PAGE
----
Tori Amos’s Tales of a Librarian

cover art for tales of a librarianDaniel James Wood wrote this review.

Tales Of A Librarian is the CliffsNotes version of Tori Amos’s decade-long career — a career that, in addition to being broadly represented on the album, is also depicted bravely and unflinchingly, warts and all. Two new tracks, “Snow Cherries from France” and “Angels,” as well as two B-sides from previous single-track releases, “Mary” and “Sweet Dreams,” join sixteen tunes taken from Amos’ first five albums, each of which has been reworked and remixed using the original raw recordings. Some have been significantly changed; others, not so much. Some are representative of Amos at her very best; others must be on here for gimmick value or for the benefit of completists, or just to demonstrate how far Amos can miss the mark. The result is a mixed bag of tunes that is, I suspect, intentionally erratic and uneven — anything less, and it wouldn’t be a Tori Amos record at all.

Amos has always been a fan of concept albums. Her first release, Little Earthquakes, was like a musical glimpse inside her personal diary, and her second release, Under The Pink, continued that theme. Her third, Boys for Pele, told of a congregation of gods from history’s various civilizations who gather together to discuss female divinity and empowerment. Her fourth album, From the Choirgirl Hotel, came in the wake of the premature death of an unborn child, while her sixth, Strange Little Girls, was a collection of cover versions of songs made famous by men in which Amos told a woman’s side of the story. Her most recent effort, Scarlet’s Walk, was her account of a musical road trip across post-9/11 America as she set out to uncover the nation’s soul and to unearth her own Native American heritage. Each of these albums has a narrative drive behind it; it tracks the progression of a story, and indeed the placement of each track on the overall record is carefully considered to achieve that effect. But Tales Of A Librarian, being a simple compilation album, lacks the momentum held by its predecessors. While this could be seen as a bad thing — a product of laziness, perhaps — it certainly makes Tales very accessible, and it boasts enough solid material to be of interest to long-time fans who won’t want to miss the re-recorded tunes, and to newcomers who might want to see what all the fuss is about.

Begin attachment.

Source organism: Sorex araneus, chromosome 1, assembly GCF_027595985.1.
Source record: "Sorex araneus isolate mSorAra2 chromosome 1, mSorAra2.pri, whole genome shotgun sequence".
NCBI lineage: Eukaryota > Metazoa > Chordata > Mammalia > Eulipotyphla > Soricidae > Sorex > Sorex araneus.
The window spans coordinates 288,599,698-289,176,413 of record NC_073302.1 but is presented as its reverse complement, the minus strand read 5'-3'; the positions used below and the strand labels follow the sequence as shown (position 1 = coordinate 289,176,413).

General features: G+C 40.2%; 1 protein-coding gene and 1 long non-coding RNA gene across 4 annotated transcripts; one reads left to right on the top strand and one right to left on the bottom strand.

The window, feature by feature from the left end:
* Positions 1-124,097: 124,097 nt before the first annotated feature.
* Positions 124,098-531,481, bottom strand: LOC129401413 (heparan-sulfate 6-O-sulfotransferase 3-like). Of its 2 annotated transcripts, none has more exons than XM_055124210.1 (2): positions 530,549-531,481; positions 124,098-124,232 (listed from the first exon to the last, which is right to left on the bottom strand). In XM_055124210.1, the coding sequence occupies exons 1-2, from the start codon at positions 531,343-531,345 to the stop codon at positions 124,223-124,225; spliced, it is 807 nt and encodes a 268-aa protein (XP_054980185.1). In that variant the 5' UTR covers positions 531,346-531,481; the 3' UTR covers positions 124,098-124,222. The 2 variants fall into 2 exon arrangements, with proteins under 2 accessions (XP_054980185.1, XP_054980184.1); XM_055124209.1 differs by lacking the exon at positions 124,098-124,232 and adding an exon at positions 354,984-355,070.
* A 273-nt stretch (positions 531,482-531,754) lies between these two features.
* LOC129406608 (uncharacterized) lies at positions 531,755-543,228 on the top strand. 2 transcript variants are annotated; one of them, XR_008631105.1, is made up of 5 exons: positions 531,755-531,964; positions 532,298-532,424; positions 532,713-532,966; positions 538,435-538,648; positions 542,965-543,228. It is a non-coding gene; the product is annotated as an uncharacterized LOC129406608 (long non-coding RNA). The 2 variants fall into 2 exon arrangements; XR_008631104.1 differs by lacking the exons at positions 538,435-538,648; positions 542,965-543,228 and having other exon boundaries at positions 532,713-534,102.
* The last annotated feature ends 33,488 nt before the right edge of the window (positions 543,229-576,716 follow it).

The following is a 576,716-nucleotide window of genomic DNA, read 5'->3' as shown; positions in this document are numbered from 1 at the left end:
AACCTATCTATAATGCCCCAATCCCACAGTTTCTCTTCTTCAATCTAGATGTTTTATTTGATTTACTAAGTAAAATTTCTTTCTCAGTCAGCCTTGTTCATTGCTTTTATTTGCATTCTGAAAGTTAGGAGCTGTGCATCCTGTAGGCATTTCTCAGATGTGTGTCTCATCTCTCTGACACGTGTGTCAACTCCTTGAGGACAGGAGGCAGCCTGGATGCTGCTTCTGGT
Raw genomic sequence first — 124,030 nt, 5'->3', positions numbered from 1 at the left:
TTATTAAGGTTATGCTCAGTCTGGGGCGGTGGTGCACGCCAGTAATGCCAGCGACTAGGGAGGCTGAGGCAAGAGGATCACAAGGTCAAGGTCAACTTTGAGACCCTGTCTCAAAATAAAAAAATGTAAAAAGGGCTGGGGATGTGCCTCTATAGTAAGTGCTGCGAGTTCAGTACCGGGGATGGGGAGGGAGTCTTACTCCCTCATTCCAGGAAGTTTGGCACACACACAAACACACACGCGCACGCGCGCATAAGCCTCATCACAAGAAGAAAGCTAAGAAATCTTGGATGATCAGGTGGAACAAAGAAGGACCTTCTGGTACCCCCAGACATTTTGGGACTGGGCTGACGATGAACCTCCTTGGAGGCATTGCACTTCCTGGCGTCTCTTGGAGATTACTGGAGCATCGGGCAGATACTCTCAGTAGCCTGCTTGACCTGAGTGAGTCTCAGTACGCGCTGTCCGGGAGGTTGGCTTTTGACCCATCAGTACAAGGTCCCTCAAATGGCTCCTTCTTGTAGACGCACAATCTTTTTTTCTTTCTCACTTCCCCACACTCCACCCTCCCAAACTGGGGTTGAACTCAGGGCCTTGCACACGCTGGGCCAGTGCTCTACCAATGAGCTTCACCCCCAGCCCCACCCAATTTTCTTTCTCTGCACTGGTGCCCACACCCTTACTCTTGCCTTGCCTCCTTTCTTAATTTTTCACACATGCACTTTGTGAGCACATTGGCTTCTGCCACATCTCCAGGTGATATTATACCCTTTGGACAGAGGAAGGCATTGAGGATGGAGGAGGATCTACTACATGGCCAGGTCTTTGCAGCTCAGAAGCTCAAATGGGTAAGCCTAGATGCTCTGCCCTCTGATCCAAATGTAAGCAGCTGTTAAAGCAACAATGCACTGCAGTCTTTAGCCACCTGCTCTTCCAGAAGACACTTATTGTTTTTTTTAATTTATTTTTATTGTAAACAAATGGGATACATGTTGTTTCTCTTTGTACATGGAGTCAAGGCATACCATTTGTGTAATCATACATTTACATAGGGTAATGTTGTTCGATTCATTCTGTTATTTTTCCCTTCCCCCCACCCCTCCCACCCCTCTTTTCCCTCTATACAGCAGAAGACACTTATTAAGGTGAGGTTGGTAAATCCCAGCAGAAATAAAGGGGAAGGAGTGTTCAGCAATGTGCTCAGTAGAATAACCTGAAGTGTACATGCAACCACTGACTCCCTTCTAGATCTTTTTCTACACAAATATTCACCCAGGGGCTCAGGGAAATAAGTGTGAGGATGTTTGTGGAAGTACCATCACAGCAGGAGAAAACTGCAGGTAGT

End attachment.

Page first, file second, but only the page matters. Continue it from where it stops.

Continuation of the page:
For those long-time fans, the intricacies of the remixes and alterations are more or less undetectable, with the exception of four tracks that are noticeably different from their counterparts on earlier albums. Three of those four remain mostly intact, albeit in a different form from which they appear on their respective records. The dreamlike “Tear in Your Hand” and the deliriously energetic “Cornflake Girl” — two of Amos’ most beloved songs, from Little Earthquakes and Under the Pink respectively — have had additional vocal work added to their momentous rhythmic peaks, while “Way Down” — the kind of hymn you’d expect to hear in a small-town church somewhere along the Bible Belt, lifted from the immaculate Boys for Pele — has been extended with greater emphasis on the vocals of the choir that was mostly relegated to background duty on the original album.

The fourth significantly altered track is “Professional Widow,” also from Boys for Pele. The version on this album is, in fact, the same version that was released on the billboard charts as a very successful single, though it is vastly different from the album version, similar in almost no respect save for the title and a couple of lyrics. It’s a techno/dance remix and it seems grossly out of place even on this album of assorted songs; it feels like it’s been wedged in there uncomfortably, right between the mournful choral strains of “Way Down” and the nursery rhyme absurdity of “Mr Zebra.” The only other song that comes close to matching it on a stylistic level is “Bliss,” which is in turn the only track to be taken from Amos’ least successful album To Venus and Back, her fifth release. As with “Professional Widow,” “Bliss” is wedged in there like a black rose amongst a thicket of red ones, right between “Me and a Gun,” Amos’ a capella retelling of the night she was raped, and “Playboy Mommy,” the most heart-wrenching account of several songs concerning the loss of her unborn child. These two out-of-place tracks are, however, the only missteps on the entire album, and, aside from their erroneous placement, Tales is infused with a general feeling of nostalgia brought about by the passing of an exciting decade now gone, and that sense of melancholy is matched only by Amos’ obvious affection for a decade well-spent.